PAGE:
Letter to the Editor


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To the editor:

There are plenty of examples of how Big Business uses consumer groups to help pad its profit margins, but few people know that multinational corporations use environmental groups to lobby governments on their behalf.

Large corporations can absorb the costs of additional regulations more easily than smaller or upstart businesses. They simply spread the costs out among all the consumers of their different products. The costs associated with trying to meet government regulations can hinder or bankrupt small businesses. Not only does this cut back on competition for the market, but it also cuts back on new ideas, initiatives and products.

Llewellyn Rockwell points out in "The Power Behind Kyoto" that many large energy companies support parts of the Kyoto agreement. There are a few big corporations that favor some form of limits on so-called greenhouse gas emissions, and they are lobbying the Bush Administration to be less implacable on the subject. They favor mandatory limits and impositions that would curtail production in the United States. What's more, some of them have connections to the Republican Party and are among the party's biggest donors.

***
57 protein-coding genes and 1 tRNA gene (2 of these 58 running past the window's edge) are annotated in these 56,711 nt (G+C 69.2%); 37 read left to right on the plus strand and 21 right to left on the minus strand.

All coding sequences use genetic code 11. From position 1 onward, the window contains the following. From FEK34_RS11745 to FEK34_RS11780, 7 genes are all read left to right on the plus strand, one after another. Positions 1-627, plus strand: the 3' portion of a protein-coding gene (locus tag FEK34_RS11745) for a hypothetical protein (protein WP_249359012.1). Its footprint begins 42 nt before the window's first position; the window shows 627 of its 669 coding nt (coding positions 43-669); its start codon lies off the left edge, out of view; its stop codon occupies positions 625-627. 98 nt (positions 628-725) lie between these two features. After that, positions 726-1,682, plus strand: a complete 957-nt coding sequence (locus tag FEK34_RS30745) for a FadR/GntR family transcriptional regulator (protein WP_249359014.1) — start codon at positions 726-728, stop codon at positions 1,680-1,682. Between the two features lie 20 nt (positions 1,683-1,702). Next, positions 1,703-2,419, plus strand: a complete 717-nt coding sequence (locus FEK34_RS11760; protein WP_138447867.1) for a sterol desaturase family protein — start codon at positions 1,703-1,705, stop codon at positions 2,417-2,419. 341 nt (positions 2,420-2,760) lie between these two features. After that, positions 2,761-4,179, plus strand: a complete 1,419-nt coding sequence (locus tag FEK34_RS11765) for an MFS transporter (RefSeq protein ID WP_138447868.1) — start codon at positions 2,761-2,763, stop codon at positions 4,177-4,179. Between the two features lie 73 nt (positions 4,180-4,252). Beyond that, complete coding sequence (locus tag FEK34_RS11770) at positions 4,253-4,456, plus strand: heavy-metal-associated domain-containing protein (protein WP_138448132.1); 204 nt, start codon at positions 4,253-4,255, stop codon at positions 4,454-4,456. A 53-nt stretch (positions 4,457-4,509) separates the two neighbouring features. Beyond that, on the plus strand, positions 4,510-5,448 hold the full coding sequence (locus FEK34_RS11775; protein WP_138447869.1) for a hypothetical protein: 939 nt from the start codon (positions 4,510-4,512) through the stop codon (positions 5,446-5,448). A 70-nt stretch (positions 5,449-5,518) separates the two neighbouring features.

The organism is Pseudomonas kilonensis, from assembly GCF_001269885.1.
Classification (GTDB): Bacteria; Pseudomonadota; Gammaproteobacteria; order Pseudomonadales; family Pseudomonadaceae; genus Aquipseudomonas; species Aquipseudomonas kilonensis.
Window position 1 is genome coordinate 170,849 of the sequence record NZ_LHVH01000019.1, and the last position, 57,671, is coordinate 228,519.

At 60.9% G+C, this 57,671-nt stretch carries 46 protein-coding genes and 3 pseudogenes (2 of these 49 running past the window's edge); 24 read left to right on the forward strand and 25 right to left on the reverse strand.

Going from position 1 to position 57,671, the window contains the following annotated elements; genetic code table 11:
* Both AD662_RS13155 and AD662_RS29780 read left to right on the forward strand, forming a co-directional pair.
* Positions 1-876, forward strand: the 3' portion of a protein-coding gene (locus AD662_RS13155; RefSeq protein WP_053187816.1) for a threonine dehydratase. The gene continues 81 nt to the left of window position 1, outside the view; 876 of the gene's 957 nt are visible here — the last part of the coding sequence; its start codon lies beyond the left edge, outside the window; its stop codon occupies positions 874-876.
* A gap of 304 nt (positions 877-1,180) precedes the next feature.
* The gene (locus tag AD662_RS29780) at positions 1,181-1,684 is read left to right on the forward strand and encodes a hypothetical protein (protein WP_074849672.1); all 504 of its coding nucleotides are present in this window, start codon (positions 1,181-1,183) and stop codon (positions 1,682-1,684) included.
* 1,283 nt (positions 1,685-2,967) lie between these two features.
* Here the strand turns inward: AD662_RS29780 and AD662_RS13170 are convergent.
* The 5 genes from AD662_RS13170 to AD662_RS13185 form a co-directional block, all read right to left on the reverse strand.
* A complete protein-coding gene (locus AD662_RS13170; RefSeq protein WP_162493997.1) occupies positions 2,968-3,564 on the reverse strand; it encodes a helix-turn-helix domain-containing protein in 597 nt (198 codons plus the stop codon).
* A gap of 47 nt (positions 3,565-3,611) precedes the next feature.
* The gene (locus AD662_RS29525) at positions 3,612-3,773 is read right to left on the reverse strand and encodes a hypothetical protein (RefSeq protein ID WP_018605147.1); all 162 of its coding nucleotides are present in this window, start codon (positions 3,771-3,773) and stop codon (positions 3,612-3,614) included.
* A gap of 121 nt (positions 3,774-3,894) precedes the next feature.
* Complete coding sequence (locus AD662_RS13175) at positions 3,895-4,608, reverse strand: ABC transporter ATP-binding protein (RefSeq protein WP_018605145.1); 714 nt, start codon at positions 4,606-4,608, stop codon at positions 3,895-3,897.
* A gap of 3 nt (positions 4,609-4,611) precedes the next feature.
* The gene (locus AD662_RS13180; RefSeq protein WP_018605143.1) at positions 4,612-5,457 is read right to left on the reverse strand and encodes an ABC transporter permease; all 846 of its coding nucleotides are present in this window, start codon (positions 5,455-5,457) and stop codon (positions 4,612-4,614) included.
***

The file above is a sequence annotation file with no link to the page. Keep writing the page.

These companies aren't nuts. They are thinking of their bottom lines. They know they can absorb the additional costs and later pass them on to their consumers, but that smaller companies can't. They also know that an international agreement favors larger companies over smaller competitors.


Marble Hill, Mo.